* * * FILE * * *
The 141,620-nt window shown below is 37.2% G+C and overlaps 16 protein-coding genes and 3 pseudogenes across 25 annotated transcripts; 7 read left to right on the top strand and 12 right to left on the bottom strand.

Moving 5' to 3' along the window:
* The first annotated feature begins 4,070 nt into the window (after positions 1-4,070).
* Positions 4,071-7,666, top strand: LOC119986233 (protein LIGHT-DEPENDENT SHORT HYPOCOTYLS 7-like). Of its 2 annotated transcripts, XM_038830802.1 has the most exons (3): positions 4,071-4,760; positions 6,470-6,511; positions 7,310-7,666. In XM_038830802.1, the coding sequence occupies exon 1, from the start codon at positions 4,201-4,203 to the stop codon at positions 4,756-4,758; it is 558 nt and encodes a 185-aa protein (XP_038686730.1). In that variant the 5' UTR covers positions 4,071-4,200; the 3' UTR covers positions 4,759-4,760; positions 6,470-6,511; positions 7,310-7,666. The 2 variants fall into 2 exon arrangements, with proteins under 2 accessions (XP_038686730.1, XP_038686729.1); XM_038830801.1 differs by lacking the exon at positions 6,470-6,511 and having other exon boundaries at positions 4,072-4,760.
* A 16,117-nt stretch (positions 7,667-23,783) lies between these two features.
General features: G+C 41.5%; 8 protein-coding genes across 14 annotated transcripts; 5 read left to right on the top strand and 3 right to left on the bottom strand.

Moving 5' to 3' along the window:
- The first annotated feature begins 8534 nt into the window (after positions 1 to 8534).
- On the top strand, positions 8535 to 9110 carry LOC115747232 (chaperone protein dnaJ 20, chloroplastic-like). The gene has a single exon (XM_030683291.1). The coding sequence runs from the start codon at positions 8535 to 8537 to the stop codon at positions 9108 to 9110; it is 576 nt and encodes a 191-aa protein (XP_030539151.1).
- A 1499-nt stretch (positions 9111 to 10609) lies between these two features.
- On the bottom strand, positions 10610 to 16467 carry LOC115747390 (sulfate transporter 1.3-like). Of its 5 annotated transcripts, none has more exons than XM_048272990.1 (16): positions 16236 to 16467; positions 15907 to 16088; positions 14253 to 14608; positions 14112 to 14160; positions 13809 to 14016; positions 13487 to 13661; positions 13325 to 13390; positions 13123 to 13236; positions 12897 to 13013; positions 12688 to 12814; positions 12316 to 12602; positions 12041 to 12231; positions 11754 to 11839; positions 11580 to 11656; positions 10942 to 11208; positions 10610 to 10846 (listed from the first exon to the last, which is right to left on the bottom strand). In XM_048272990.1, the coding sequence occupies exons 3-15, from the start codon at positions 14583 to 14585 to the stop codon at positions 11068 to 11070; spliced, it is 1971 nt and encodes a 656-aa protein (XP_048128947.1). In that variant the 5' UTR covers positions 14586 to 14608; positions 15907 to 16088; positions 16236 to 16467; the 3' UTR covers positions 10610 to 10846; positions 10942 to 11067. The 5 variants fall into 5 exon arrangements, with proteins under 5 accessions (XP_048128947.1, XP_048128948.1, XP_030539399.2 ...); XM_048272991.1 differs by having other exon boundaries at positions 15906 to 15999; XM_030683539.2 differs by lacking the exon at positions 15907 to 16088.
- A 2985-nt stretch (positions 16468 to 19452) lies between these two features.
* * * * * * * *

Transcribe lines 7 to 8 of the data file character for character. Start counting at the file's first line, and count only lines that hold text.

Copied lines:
Moving 5' to 3' along the window:
- The first annotated feature begins 8534 nt into the window (after positions 1 to 8534).